Night Bus Tours
- Neon in the Old Days with Cheng Po Hung
- From Street Culture to the Visual Language of Hong Kong’s Signages with Keith Tam and Brian Kwok
Sitting atop an open double-decker bus that travels around both sides of the Victoria Habour, through Yau Tsim Mong, Central and Wan Chai districts, is probably one of the best ways to explore the city’s neon signs up-close. Different guest speakers were invited to lead the two 2-hour bus tours and talk about Hong Kong’s neon signs from the perspectives of local history, advertising design and street culture.
Local history expert, Cheng Po Hung led the tour Neon in the Old Days with an angle that examined the impact of the city’s social and economic development on neon signs. Telling old stories of Hong Kong, Cheng shaded light on the significance of Hong Kong’s unique streetscape as he invited participants to recall their memories of neon signs and compare them with that of the existing streetscape.
The other bus tour, From Street Culture to the Visual Language of Hong Kong’s Signages led by Keith Tam and Brian Kwok from the School of Design at the Hong Kong Polytechnic University, examined the relationships between shop signages, architecture and urbanism in the city. Their introduction of typography, symbols and other visual elements commonly adapted in neon sign design invited participants to reflect on such visual languages in relation to the changes of Hong Kong’s vernacular street culture.
Neon Beyond Sight
More than 40 visually-impaired participants took part in a night bus tour Neon Beyond Sight, where they first learned about the neon signs in relation to Hong Kong’s urban development from Elson Cheng, Professional Member of the Hong Kong Institute of Architectural Conservationists. With the help of mini-neon sign glass tubes and tactile graphics, the participants could further explore the design and structure of neon. The participants then joined a bus tour meandering through the streets of Yau Tsim Mong and Wanchai. They experienced the light and sound of our neon city through the vivid description and engaging explanation of the audio describers. The event was supported by The Hong Kong Society for the Blind and their volunteers.
Family Workshop: City Hunt x Neon Signs @ Hong Kong
Children learned about the making of neon signs and their businesses through role-playing games and acting activities in the family workshop City Hunt x Neon Signs @ Hong Kong. Held on three consecutive Saturdays in May, the workshop was led by instructor from Theatre Noir Foundation, who taught the children basic skills in storytelling and acting while using neon signs and their associated businesses as inspiration to their story plots. Children learned to use their body and facial expression, while also created their own neon sign props for their performances. A specially designed City Hunt Neon Map accompanied the workshop, inviting the parents to go out to the streets with their children and discover unique stories behind the neon signs. Parents joined the last workshop, which ended with cheerful performances of storytelling from the families.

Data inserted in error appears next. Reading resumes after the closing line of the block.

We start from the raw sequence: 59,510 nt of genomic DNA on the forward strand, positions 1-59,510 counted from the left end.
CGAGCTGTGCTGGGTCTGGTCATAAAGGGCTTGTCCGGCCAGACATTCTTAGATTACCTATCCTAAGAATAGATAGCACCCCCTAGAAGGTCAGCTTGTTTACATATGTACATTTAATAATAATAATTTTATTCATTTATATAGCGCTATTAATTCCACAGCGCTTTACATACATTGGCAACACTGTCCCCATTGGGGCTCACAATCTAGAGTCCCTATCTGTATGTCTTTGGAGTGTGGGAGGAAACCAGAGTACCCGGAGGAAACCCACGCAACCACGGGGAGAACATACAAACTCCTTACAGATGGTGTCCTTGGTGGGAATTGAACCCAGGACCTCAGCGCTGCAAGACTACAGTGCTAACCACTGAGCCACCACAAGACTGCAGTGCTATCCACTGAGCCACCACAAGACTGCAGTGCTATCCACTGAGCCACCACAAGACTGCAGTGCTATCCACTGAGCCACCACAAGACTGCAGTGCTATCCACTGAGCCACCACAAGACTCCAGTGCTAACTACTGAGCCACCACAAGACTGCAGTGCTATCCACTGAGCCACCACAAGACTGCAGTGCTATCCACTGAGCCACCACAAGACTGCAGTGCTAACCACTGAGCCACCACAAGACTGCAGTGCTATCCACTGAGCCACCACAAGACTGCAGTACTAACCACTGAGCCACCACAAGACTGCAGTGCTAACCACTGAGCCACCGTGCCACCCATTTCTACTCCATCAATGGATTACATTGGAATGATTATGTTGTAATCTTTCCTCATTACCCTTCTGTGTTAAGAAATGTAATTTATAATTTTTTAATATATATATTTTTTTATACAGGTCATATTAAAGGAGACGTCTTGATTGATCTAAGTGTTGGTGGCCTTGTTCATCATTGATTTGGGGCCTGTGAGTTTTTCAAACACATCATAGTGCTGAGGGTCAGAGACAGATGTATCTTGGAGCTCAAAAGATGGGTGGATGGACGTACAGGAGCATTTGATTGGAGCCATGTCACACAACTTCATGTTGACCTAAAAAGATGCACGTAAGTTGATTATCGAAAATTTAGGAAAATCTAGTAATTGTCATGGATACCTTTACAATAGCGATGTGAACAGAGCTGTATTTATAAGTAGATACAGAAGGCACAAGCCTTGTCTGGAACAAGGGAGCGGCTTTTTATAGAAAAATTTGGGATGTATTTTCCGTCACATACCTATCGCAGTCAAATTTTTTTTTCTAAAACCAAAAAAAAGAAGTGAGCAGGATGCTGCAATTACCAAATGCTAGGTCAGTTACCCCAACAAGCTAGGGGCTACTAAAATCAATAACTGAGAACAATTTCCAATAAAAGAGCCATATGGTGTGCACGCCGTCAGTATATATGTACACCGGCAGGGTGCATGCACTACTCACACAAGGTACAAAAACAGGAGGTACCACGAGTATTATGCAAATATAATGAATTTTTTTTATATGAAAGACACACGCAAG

Photography Workshop: Counting Down the Last 10 Years of Neon Signs
“As the number of neon signs dwindle in our city, perhaps it’s time to start counting down its last ten years.” said photographer Lau Ching Ping. At the photography workshop Counting Down the Last 10 Years of Neon Signs, Lau shared with the participants the concept behind his photographic series Vertical Landscape and his fascination about the unique vertical neon signs in Hong Kong. He also explained the photographic techniques in capturing the glow of neon signs in dark environment and demonstrated with 4x5 large format cameras. In the end, the participants explored the Jordan neighbourhood with their cameras, shooting neon signs in the twilight under the guidance of Lau Ching Ping.
Older Adults Workshop: Times of Rainbow
Artist Margaret Chu led the older adults workshop Times of Rainbow for over 40 elderlies. Having learned the design of neon signs of our city at the first part of the workshop, participants created personalized tote bag designs with their names or slogans of their own choice, exploring techniques of writing and drawing with florescent paint. It was followed by a guided bus tour through Sham Shui Po and Yau Tsim Mong, where participants shared with each other their neon stories and enjoyed a close encounter with the glittering neon light in the evening. The workshop was supported by The Neighborhood Advice-Action Council.
Talk: Why Neon Signs?
To further the aim of NEONSIGNS.HK in re-examining neon signs through the lens of visual culture, we invited speakers and experts to talk about the various aspects of neon in the public talk Why Neon Signs. After an introduction of the project by Tobias Berger, Curator of M+, Christoph Ribbat, Professor of American Studies of The University of Paderborn, Germany, presented his research on the development of neon with a focus on its relationship to people and community from a humanist perspective. The other keynote speaker, Keith Tam, Assistant Professor of School of Design, The Hong Kong Polytechnic University, brought another angle into discussion with his research in design and typography of neon signage in the context of Hong Kong’s vernacular street culture. Moderated by Dr Ng Chun Hung, Associate Professor of Department of Sociology, The University of Hong Kong, and joined by renowned cinematographer, Christopher Doyle, the panel discussion explored the multi-facets qualities of neon signs and its unique cultural role, as the panelists shared their affection and views on neon as an icon for our city.